The threat of a breach of the peace was the feeble excuse used on that occasion as well.

As if all that wasn't bad enough, whole units of the police now seem to be dedicated to tracking down so-called "trolls", who say mean things on social media.

A Scottish comedian was even put on trial for posting a video in which he taught his girlfriend's dog to do a Nazi salute as a joke, while writer Graham Linehan, creator of Channel 4 sitcom Father Ted, received a visit from the boys in blue after getting embroiled in a Twitter row about a new law which would allow anyone born male to "self-identify" as a woman in order to get access to female-only safe spaces, such as changing rooms.

In 2016 it was reported that an average of nine people a day were being arrested in the UK for posting content online that was deemed offensive. That was more than 3,300 people in a single year. The figures will undoubtedly have gone up since.

One of the problems may be that young people have grown up with almost limitless free speech and have come to take that hard-won right for granted.

Years ago, when something offended you, you just had to wise up and get over it and it was much healthier, both personally and for society as a whole.

These days everyone dials 999 at the slightest provocation demanding that something must be done about it, and, rather than telling callers that they have better things to do with their time, such as catching real criminals, police are actually urging cry-babies to get in touch when their feelings are hurt.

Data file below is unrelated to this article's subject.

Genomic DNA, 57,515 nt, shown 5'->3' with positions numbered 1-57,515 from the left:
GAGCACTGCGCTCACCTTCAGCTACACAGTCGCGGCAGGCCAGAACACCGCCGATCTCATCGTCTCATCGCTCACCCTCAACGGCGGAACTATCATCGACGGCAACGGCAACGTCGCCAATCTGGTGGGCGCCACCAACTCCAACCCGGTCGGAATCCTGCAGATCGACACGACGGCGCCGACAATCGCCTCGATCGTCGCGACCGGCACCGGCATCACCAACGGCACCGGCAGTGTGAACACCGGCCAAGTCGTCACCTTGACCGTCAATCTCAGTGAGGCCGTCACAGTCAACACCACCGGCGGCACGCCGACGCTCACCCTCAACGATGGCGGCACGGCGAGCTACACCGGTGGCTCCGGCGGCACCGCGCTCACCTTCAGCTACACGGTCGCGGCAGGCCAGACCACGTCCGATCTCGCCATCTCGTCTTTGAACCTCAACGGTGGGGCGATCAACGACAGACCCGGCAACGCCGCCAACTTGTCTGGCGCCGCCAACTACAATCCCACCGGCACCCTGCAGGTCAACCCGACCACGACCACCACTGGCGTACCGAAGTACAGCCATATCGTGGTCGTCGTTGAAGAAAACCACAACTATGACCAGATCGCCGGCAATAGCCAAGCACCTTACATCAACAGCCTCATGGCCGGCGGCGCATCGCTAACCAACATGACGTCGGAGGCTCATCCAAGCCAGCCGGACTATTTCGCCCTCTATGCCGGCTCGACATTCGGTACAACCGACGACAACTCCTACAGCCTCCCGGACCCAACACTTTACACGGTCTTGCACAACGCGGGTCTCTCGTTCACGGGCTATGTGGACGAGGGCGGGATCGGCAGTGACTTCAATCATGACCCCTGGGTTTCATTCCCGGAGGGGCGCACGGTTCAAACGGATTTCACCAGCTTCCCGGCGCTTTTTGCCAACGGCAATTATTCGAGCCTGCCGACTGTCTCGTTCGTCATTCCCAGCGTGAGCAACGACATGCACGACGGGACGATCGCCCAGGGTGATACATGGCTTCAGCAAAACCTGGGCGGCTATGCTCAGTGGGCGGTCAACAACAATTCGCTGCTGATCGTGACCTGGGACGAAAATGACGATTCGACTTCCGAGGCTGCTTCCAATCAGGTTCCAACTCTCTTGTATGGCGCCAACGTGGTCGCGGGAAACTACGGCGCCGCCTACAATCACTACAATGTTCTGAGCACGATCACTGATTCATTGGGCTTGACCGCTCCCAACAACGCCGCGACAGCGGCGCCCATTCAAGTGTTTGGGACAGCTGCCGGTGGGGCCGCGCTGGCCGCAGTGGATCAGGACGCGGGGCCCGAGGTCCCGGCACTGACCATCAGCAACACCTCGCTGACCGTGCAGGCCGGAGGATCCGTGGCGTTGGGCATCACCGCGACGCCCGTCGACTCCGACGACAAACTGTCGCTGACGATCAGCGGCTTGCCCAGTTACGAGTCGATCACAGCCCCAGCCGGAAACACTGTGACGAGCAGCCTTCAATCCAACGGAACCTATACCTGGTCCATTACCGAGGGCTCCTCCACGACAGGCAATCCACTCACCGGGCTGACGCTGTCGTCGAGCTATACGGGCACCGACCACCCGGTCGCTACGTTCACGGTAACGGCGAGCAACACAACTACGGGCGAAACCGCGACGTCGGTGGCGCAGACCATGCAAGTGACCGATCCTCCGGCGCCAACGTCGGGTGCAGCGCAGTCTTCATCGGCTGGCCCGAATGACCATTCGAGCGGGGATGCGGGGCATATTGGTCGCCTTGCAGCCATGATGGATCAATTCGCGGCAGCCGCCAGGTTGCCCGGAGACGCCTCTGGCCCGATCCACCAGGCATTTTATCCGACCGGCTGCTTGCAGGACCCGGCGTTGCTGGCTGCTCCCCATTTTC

South Yorkshire Police went so far as to issue the following appeal: "In addition to reporting hate crime, please report non-crime hate incidents, which can include things like offensive or insulting comments online."

If you're not alarmed that the police are actively encouraging members of the public to rat on one another for "non-crimes", then reading George Orwell's 1984 may be a good place to start.

Like Big Brother before them, the police are as good as saying there are such things as "thought crimes", and that the full weight of the law must be brought down to bear on them. This is what we've come to.

In April the head of the National Police Chiefs' Council took it a step further by warning politicians to mind their language when talking about Brexit so as not to "inflame people's views".

Since when was it the job of unelected police officers to tell elected politicians how they can speak about contentious issues?

SDLP leader Colum Eastwood says he's seeking a meeting with the Apprentice Boys so that he can impress upon them the "deep hurt and distress" that their public expression of support for the Paras caused to victims.

Many in Northern Ireland are, indeed, carrying hurt from the Troubles, but it simply isn't reasonable to suggest that everything which causes them distress be banned.

Nationalist politicians are not thinking this through. It's the Apprentice Boys today, but it will be someone on their own side tomorrow and, having refused to stand up for their opponents' right to express controversial points of view, they'll be in no position to complain when they're on the receiving end of the same censorship.

Go down this road and free speech is dead. A time will come eventually when we realise what we've lost.

By then it will be too late.

Belfast Telegraph